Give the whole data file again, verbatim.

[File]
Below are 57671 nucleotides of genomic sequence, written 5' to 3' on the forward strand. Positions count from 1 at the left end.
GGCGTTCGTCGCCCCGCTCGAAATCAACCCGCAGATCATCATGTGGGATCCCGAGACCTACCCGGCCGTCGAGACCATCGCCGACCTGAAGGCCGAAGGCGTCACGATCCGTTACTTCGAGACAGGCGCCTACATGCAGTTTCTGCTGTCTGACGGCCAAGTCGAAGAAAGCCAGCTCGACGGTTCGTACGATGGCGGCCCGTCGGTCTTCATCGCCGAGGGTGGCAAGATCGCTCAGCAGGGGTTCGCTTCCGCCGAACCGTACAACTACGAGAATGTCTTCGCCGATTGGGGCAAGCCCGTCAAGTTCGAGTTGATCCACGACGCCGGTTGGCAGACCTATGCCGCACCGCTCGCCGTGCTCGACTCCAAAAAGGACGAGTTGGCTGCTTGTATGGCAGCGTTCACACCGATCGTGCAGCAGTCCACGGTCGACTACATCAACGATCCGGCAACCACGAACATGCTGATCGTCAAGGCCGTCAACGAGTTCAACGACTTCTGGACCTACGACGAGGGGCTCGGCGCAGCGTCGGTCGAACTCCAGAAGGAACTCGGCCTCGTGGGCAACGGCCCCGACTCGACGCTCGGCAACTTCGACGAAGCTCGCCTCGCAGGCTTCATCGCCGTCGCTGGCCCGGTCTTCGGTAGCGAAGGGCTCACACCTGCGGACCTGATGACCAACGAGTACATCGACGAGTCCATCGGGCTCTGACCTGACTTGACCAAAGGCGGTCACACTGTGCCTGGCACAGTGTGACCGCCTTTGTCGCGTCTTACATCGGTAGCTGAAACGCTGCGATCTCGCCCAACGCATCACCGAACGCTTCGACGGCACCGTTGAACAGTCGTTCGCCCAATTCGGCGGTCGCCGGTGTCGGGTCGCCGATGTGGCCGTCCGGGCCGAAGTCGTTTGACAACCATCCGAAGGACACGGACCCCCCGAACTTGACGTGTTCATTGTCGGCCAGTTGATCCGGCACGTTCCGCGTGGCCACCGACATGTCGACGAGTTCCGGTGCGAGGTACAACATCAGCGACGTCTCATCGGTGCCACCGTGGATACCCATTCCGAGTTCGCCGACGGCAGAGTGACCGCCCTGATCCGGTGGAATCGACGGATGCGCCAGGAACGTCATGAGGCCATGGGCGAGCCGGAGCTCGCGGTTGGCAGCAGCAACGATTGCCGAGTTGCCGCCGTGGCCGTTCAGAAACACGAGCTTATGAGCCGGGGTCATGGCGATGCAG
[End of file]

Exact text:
Below are 57671 nucleotides of genomic sequence, written 5' to 3' on the forward strand. Positions count from 1 at the left end.
GGCGTTCGTCGCCCCGCTCGAAATCAACCCGCAGATCATCATGTGGGATCCCGAGACCTACCCGGCCGTCGAGACCATCGCCGACCTGAAGGCCGAAGGCGTCACGATCCGTTACTTCGAGACAGGCGCCTACATGCAGTTTCTGCTGTCTGACGGCCAAGTCGAAGAAAGCCAGCTCGACGGTTCGTACGATGGCGGCCCGTCGGTCTTCATCGCCGAGGGTGGCAAGATCGCTCAGCAGGGGTTCGCTTCCGCCGAACCGTACAACTACGAGAATGTCTTCGCCGATTGGGGCAAGCCCGTCAAGTTCGAGTTGATCCACGACGCCGGTTGGCAGACCTATGCCGCACCGCTCGCCGTGCTCGACTCCAAAAAGGACGAGTTGGCTGCTTGTATGGCAGCGTTCACACCGATCGTGCAGCAGTCCACGGTCGACTACATCAACGATCCGGCAACCACGAACATGCTGATCGTCAAGGCCGTCAACGAGTTCAACGACTTCTGGACCTACGACGAGGGGCTCGGCGCAGCGTCGGTCGAACTCCAGAAGGAACTCGGCCTCGTGGGCAACGGCCCCGACTCGACGCTCGGCAACTTCGACGAAGCTCGCCTCGCAGGCTTCATCGCCGTCGCTGGCCCGGTCTTCGGTAGCGAAGGGCTCACACCTGCGGACCTGATGACCAACGAGTACATCGACGAGTCCATCGGGCTCTGACCTGACTTGACCAAAGGCGGTCACACTGTGCCTGGCACAGTGTGACCGCCTTTGTCGCGTCTTACATCGGTAGCTGAAACGCTGCGATCTCGCCCAACGCATCACCGAACGCTTCGACGGCACCGTTGAACAGTCGTTCGCCCAATTCGGCGGTCGCCGGTGTCGGGTCGCCGATGTGGCCGTCCGGGCCGAAGTCGTTTGACAACCATCCGAAGGACACGGACCCCCCGAACTTGACGTGTTCATTGTCGGCCAGTTGATCCGGCACGTTCCGCGTGGCCACCGACATGTCGACGAGTTCCGGTGCGAGGTACAACATCAGCGACGTCTCATCGGTGCCACCGTGGATACCCATTCCGAGTTCGCCGACGGCAGAGTGACCGCCCTGATCCGGTGGAATCGACGGATGCGCCAGGAACGTCATGAGGCCATGGGCGAGCCGGAGCTCGCGGTTGGCAGCAGCAACGATTGCCGAGTTGCCGCCGTGGCCGTTCAGAAACACGAGCTTATGAGCCGGGGTCATGGCGATGCAG